A researcher at Harvard Medical School is studying which substance use disorders are more common among people with different types of mental illness, and when they tend to develop. He hopes his research will one day be used to prevent drug and alcohol disorders among people with mental illness through early counseling, detection and treatment.
Ronald C. Kessler, PhD, the McNeil Family Professor of Health Care Policy at Harvard Medical School, is investigating at what age people tend to develop mental health problems and substance use disorders. “I am looking at when these problems develop, and at interventions to try to prevent a pileup of problems,” he says. “Often, when a person comes in for mental illness treatment, they already have several problems. For instance a young person with social phobias, depression or anxiety may start using alcohol to self-medicate, so by the time we see them, they have mental health issues and a drinking problem.”
At the recent American Psychiatric Association annual meeting, Dr. Kessler discussed his goal of reaching people with mental health issues before they develop alcohol or drug disorders, known as secondary prevention. “If a person comes in for treatment of depression, social phobia or anxiety, we need clinicians to warn them they may also be at high risk of substance use disorders because of self-medication. We need to look at children, adolescents and young adults being treated for mental illness, and examine their risk for substance use. Find out if they are using drugs or alcohol as a crutch, and if they aren’t, give them the tools to prevent them from starting. Clinicians don’t normally think this way.”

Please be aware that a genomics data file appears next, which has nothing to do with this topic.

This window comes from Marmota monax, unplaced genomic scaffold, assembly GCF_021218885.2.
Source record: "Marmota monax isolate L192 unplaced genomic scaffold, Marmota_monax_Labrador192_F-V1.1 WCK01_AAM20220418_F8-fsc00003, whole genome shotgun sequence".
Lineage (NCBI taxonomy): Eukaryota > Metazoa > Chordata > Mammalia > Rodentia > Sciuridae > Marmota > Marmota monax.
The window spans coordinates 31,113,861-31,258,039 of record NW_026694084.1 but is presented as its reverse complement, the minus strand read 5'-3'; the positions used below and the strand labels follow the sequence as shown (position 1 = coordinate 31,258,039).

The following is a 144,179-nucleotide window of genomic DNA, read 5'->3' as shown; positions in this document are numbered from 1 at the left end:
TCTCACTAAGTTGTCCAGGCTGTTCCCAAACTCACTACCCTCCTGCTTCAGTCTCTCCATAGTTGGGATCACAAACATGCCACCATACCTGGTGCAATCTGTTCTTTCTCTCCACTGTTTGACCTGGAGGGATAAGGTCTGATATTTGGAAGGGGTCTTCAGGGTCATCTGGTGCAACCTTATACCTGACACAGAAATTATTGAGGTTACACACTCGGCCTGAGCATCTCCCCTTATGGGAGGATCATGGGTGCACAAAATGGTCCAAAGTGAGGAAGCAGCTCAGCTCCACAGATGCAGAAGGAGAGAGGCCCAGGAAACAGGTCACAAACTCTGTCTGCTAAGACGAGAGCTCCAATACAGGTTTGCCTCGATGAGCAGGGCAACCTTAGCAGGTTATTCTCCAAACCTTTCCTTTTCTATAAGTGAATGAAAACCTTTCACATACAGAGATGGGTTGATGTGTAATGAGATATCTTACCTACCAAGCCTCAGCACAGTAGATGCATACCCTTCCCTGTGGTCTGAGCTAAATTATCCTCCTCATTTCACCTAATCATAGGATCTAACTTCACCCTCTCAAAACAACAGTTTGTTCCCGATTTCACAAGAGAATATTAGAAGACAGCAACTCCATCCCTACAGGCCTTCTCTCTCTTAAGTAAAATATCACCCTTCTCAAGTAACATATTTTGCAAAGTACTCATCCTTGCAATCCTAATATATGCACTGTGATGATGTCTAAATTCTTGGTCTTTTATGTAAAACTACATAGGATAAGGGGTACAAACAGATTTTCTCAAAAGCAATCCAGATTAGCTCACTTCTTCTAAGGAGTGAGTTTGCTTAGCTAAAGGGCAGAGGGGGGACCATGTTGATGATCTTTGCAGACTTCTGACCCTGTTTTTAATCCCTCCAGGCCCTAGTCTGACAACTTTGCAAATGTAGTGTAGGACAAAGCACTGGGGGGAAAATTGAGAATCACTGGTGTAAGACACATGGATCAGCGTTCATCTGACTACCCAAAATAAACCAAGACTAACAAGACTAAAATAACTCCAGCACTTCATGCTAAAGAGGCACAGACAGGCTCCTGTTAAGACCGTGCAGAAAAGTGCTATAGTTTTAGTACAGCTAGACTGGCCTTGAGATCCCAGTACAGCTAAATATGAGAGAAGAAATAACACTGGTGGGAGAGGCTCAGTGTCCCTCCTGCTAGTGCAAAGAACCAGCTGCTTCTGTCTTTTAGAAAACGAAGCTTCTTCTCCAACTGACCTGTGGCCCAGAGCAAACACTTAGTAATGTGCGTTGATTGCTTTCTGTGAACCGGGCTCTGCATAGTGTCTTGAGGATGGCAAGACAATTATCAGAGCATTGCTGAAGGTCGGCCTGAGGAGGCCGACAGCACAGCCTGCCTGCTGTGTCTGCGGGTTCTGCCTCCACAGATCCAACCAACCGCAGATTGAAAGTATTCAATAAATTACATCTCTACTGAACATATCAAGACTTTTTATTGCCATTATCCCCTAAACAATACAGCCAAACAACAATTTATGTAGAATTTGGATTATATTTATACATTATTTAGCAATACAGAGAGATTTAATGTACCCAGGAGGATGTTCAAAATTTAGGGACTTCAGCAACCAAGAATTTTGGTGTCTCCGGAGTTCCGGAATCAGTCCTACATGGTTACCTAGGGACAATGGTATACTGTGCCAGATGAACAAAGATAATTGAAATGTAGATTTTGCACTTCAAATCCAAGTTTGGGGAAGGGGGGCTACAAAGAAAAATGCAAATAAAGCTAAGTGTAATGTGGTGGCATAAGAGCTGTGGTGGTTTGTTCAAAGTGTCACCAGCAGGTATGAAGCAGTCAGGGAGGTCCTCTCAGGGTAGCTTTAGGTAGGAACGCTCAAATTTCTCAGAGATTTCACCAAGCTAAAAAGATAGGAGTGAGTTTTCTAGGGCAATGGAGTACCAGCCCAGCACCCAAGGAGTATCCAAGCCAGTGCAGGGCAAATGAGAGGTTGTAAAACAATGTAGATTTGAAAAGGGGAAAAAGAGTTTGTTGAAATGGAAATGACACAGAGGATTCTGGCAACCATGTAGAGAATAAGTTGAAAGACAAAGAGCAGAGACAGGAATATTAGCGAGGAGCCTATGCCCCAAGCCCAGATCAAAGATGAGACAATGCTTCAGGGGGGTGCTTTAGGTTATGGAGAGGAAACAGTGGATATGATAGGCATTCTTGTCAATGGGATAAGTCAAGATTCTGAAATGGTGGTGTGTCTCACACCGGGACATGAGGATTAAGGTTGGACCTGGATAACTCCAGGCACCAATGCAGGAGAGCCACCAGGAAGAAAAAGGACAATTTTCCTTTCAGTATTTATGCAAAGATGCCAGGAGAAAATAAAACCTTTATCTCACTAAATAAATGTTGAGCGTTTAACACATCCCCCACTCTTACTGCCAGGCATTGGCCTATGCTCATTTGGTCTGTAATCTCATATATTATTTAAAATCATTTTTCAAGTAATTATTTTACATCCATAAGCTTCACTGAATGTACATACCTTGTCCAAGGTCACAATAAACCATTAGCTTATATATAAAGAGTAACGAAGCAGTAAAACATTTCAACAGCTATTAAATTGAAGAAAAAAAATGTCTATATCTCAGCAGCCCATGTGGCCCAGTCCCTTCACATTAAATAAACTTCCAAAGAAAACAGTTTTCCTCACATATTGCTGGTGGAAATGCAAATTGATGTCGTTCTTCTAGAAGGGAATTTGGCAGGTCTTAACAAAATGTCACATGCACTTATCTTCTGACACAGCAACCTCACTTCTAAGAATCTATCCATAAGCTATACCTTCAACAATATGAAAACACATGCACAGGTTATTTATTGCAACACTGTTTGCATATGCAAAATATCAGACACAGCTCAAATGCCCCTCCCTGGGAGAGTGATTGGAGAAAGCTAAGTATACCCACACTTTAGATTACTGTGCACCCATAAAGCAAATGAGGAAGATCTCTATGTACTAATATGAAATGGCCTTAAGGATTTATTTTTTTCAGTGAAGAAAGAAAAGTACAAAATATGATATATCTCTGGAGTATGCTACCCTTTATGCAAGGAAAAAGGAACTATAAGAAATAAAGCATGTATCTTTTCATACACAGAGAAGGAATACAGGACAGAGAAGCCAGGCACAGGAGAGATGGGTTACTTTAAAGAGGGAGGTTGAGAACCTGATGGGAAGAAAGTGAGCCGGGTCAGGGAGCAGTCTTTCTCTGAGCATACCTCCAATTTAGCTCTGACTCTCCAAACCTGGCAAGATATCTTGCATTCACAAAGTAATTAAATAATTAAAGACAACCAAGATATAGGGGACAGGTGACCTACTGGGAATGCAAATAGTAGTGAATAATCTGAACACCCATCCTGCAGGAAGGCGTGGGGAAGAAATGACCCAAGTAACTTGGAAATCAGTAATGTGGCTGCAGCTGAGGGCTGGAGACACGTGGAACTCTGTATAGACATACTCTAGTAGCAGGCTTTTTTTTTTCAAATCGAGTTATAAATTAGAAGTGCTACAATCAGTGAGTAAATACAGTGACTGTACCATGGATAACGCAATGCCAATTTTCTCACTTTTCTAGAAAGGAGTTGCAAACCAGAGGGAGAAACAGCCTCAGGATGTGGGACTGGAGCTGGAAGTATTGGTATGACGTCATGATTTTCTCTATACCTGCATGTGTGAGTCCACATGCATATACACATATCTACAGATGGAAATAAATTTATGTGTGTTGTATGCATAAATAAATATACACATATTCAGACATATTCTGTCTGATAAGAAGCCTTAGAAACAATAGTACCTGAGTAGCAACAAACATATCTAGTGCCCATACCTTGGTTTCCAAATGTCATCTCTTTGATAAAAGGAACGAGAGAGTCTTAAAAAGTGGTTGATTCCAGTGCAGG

Dr. Kessler analyzed data from the World Mental Health Survey Initiative, which includes several hundred thousand people from 28 countries. He analyzed patterns of when mental health disorders and substance use disorders unfold over the course of a person’s life, to try to find why some people abuse substances and are able to stop, while others become dependent.
For instance, he explained, some people start abusing marijuana in their teens and stop by their early 20s, while for others, marijuana use becomes central to their lifestyle. “We found that in people with anxiety problems, marijuana use is less likely to disappear, while juvenile delinquents tend to grow out of it.” People suffering from anxiety are also more likely to abuse alcohol chronically than those who are not anxious, he added.
The survey looked at “internalizing” mental health disorders including depression, phobias, obsessive-compulsive disorder, anxiety, separation anxiety disorder, bipolar disorder, and post-traumatic stress disorder. The researchers also evaluated the prevalence of common “externalizing” disorders including drug and alcohol abuse, conduct disorder, attention-deficit disorder and intermittent explosive disorder.